The letter, submitted on April 4 by the LGA on behalf of fire authorities and the firefighters’ union, lamented the lack of a solution for members until the legislation is expected to arrive in October 2023.
Members affected by the ruling, which declared 2015 reforms to the judges’ and firefighters’ pension plans illegal on the basis of age discrimination, would be those who took or are receiving benefits before implementation of remedies legislation, which campaigners said could see them “face immediate harm”.
The FBU sent the government a similar letter in November 2021 in an attempt to stop the cost of the remedy falling on the members.
The FBU legal team is in the process of drafting the next very important set of legal claims that will soon be filed in court.
Affected members prepare legal action
The letter, which was addressed to the Home Office and the Treasury, referred to a framework agreed in October 2021 that would have facilitated payments to FPS members in a bid to compensate for this harm.
Signed by LGA Principal Pensions Secretary Jo Donnelly and FBU General Secretary Matt Wrack, it observed that since the deal the Treasury has resisted alternative solutions to the expectation of the final regulations in 2023.
“This has left the FRAs in a position of uncertainty and affected scheme members are actively preparing legal action once again,” the letter said.
He acknowledged the difficulties encountered in the execution of certain payments, in particular those associated with contributions until the relevant tax situation was clarified.
The letter said plaintiffs in any new proceedings would argue that they are entitled to damages “that put them in the same position, net of any tax, in which they would have been had there not been received discriminatory treatment”.
“We do however see no problem with the immediate payment of pension arrears or lump sum arrears for those within 12 months of leaving and would appreciate your support in making these payments, in particular confirming that these payments will be treated the same as pension payments outside the scope of the funding remedy,” he added.
“Your position regarding the position of members who receive payments before the implementation of the Remedies legislation cannot be regularized by the Remedies legislation is irrelevant.”
The letter suggested that existing legislation would allow “more than adequate flexibility to ensure the regularization of scheme members with a considered approach to cases of immediate harm”.
“We do not accept the Treasury and Home Office delays in complying with the court’s decision,” FBU national official Mark Rowe said.
“There must be no further delay. The FBU legal team is in the process of drafting the next all-important set of legal claims that will soon be filed in court.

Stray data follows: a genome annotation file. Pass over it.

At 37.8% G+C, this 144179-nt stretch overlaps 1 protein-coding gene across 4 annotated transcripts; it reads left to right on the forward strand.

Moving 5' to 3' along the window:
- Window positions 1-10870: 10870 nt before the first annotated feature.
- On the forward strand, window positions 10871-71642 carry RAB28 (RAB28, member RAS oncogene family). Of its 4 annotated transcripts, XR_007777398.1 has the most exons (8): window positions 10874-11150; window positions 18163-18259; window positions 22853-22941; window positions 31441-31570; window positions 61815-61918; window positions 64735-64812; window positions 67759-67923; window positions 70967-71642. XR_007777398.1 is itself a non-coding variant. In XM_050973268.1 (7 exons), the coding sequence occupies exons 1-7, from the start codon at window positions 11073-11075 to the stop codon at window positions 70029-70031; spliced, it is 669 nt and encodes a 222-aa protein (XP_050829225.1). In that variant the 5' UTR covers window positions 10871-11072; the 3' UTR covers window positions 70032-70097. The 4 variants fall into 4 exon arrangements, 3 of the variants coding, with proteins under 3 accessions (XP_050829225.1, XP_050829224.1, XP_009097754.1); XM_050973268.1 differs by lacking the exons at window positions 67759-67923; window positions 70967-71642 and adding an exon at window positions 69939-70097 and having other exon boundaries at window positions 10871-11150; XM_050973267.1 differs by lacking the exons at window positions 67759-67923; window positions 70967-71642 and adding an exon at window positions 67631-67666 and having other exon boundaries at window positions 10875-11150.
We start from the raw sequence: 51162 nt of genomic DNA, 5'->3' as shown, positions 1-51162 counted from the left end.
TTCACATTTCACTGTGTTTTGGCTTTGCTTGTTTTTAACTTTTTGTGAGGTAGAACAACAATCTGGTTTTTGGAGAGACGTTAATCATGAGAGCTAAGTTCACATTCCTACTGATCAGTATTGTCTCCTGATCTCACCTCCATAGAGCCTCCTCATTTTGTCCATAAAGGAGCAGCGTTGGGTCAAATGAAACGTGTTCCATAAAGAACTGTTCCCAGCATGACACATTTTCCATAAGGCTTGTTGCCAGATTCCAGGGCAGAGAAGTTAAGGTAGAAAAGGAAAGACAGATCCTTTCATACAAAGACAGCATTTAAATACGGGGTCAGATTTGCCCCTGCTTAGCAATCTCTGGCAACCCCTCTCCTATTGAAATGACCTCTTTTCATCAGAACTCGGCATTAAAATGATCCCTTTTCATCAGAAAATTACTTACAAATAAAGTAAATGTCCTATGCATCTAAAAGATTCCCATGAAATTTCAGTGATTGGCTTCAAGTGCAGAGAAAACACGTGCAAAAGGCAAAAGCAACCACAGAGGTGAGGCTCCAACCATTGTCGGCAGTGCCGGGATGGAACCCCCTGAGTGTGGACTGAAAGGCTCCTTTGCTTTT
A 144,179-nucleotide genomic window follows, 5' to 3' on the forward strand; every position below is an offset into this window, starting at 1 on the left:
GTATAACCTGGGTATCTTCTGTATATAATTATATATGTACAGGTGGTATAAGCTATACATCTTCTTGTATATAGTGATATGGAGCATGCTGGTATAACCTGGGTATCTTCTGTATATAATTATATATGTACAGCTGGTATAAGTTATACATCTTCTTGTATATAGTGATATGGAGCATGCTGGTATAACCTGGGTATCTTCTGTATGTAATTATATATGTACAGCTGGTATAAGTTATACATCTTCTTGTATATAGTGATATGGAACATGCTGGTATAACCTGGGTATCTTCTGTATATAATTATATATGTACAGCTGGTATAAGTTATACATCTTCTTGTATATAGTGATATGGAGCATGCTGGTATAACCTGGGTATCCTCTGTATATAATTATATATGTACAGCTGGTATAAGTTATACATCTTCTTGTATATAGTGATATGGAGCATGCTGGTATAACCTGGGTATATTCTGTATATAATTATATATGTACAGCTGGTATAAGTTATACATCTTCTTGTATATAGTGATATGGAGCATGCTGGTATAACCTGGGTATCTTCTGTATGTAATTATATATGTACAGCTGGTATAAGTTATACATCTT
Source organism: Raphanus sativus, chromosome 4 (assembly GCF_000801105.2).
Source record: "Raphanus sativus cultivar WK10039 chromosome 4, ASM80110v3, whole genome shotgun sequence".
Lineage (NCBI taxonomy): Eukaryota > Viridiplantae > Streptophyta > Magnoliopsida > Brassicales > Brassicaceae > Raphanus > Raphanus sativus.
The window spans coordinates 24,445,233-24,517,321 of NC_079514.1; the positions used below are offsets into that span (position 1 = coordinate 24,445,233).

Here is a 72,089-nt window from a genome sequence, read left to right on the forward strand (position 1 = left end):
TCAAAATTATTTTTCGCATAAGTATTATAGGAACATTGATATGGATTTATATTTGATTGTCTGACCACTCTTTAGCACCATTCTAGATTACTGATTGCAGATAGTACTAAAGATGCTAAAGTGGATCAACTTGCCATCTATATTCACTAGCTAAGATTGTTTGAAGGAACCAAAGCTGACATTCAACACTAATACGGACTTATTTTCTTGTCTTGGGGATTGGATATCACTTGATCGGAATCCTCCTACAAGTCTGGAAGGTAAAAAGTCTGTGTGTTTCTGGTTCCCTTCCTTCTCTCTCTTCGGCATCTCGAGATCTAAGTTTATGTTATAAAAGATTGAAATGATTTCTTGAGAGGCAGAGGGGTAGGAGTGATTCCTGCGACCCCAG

The government has been contacted for comments.
The FBU asks for a relaxation of the rules of reintegration into the program
The FBU also demanded that members be allowed to re-enter the firefighters’ pension plan after a key deadline in early April passed.
On March 25, the union received an email from the LGA urging members wishing to return to the scheme, given the appeal period, to take the necessary steps to re-register by April 1.
He acknowledged the many firefighters who left the scheme instead of being transferred into the 2015 Firefighters Pension Scheme when it was introduced.
The LGA noted that the government later acknowledged that these members might have acted differently if they had known that membership in their legacy schemes had been available during the appeal period.
“The government therefore intends to legislate for decisions like this through the contingent decision aspect of retrospective legislation,” the LGA said.
“While final policy on this is yet to be determined and we cannot provide any guarantee that any particular case will be considered a contingent decision, we thought it would be prudent to bring the following to your attention so that measures can be taken, if necessary.”
The LGA said it believed that if a member remained banned beyond April 1, they could, under retroactive legislation, be allowed to buy back their ban service that took place during the appeal period. .
He added that regulations would be unlikely to allow them to buy back service after March 31.
This would mean that their pension would remain deferred with a payout age of 60 for members of the 1992 firefighters pension scheme and 65 for the 2006 firefighters pension scheme whether or not they redeemed the opt-in service. -out during the appeal period.
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The LGA encouraged the FBU to share its message with members immediately, with the April 1 deadline for re-entry just days away.
The FBU released the LGA notice the same day and said it had raised concerns about the “extremely late notice” with members on sick leave or annual leave potentially missing the recall.
“The union is of the view that any member who does not become aware of this information until after March 31, 2022 should be given the opportunity to register as indicated above and be treated as if they had subscribed within the detailed deadlines in the email,” Rowe said in the union notice.